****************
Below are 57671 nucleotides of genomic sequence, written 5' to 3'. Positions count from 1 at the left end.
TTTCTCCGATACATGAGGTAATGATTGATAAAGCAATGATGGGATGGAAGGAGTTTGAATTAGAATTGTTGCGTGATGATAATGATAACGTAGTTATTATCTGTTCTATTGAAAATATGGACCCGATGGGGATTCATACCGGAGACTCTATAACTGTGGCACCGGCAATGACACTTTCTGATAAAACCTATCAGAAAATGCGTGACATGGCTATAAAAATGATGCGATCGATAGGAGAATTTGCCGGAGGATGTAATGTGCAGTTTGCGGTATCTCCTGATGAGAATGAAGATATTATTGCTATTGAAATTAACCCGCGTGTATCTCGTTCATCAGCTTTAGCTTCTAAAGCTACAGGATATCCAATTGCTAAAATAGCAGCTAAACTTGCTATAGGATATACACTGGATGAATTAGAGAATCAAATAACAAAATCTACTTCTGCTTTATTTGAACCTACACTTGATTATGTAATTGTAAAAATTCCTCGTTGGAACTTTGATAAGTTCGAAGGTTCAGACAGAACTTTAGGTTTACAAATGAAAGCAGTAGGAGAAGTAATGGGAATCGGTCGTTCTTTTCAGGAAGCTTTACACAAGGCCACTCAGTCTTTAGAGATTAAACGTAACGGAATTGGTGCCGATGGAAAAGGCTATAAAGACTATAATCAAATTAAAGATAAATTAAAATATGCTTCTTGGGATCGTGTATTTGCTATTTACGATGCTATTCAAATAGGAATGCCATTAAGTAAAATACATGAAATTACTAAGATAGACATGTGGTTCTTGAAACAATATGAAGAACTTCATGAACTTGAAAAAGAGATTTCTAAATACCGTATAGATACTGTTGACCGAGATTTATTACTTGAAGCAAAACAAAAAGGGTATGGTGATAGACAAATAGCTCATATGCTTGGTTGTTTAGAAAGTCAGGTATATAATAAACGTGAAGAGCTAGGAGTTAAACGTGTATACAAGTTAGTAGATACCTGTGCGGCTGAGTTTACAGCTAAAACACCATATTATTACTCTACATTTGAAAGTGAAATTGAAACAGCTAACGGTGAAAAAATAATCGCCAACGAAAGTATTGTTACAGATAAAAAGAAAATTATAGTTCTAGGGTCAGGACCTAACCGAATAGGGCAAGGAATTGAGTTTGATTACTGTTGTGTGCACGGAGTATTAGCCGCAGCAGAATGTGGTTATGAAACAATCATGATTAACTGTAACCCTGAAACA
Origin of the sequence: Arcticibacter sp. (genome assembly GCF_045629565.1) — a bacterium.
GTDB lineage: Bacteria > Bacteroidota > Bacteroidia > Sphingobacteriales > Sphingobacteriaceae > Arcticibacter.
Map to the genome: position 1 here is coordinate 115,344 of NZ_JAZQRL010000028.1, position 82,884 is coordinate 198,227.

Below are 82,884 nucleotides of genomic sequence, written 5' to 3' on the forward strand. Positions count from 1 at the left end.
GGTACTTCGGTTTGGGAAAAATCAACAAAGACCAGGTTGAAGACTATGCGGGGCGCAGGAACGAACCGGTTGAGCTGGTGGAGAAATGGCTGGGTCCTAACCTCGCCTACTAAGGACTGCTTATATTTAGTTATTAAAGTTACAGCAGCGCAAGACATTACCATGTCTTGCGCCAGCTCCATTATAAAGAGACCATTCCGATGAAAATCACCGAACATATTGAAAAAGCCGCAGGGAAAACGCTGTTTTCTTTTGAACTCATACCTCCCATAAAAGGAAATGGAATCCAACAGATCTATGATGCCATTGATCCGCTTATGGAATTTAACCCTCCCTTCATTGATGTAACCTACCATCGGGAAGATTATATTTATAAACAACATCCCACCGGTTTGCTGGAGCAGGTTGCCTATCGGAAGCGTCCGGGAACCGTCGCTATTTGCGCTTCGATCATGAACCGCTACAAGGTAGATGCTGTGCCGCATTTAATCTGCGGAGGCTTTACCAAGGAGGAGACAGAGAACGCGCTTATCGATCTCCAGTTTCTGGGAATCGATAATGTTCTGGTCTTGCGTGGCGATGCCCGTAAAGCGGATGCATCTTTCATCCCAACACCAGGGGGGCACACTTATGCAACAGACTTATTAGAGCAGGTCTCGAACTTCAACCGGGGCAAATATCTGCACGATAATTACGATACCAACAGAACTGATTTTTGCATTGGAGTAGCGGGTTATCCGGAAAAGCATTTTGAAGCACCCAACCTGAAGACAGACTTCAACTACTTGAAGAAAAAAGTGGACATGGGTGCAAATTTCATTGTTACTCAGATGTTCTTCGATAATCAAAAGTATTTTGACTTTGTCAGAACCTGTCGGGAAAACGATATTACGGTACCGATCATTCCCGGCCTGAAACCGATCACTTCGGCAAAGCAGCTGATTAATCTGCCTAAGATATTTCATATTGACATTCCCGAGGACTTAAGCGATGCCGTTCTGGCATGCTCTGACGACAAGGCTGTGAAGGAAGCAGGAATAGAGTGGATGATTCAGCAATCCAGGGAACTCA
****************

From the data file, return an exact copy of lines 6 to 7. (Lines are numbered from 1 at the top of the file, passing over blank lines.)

Below are 82,884 nucleotides of genomic sequence, written 5' to 3' on the forward strand. Positions count from 1 at the left end.
GGTACTTCGGTTTGGGAAAAATCAACAAAGACCAGGTTGAAGACTATGCGGGGCGCAGGAACGAACCGGTTGAGCTGGTGGAGAAATGGCTGGGTCCTAACCTCGCCTACTAAGGACTGCTTATATTTAGTTATTAAAGTTACAGCAGCGCAAGACATTACCATGTCTTGCGCCAGCTCCATTATAAAGAGACCATTCCGATGAAAATCACCGAACATATTGAAAAAGCCGCAGGGAAAACGCTGTTTTCTTTTGAACTCATACCTCCCATAAAAGGAAATGGAATCCAACAGATCTATGATGCCATTGATCCGCTTATGGAATTTAACCCTCCCTTCATTGATGTAACCTACCATCGGGAAGATTATATTTATAAACAACATCCCACCGGTTTGCTGGAGCAGGTTGCCTATCGGAAGCGTCCGGGAACCGTCGCTATTTGCGCTTCGATCATGAACCGCTACAAGGTAGATGCTGTGCCGCATTTAATCTGCGGAGGCTTTACCAAGGAGGAGACAGAGAACGCGCTTATCGATCTCCAGTTTCTGGGAATCGATAATGTTCTGGTCTTGCGTGGCGATGCCCGTAAAGCGGATGCATCTTTCATCCCAACACCAGGGGGGCACACTTATGCAACAGACTTATTAGAGCAGGTCTCGAACTTCAACCGGGGCAAATATCTGCACGATAATTACGATACCAACAGAACTGATTTTTGCATTGGAGTAGCGGGTTATCCGGAAAAGCATTTTGAAGCACCCAACCTGAAGACAGACTTCAACTACTTGAAGAAAAAAGTGGACATGGGTGCAAATTTCATTGTTACTCAGATGTTCTTCGATAATCAAAAGTATTTTGACTTTGTCAGAACCTGTCGGGAAAACGATATTACGGTACCGATCATTCCCGGCCTGAAACCGATCACTTCGGCAAAGCAGCTGATTAATCTGCCTAAGATATTTCATATTGACATTCCCGAGGACTTAAGCGATGCCGTTCTGGCATGCTCTGACGACAAGGCTGTGAAGGAAGCAGGAATAGAGTGGATGATTCAGCAATCCAGGGAACTCA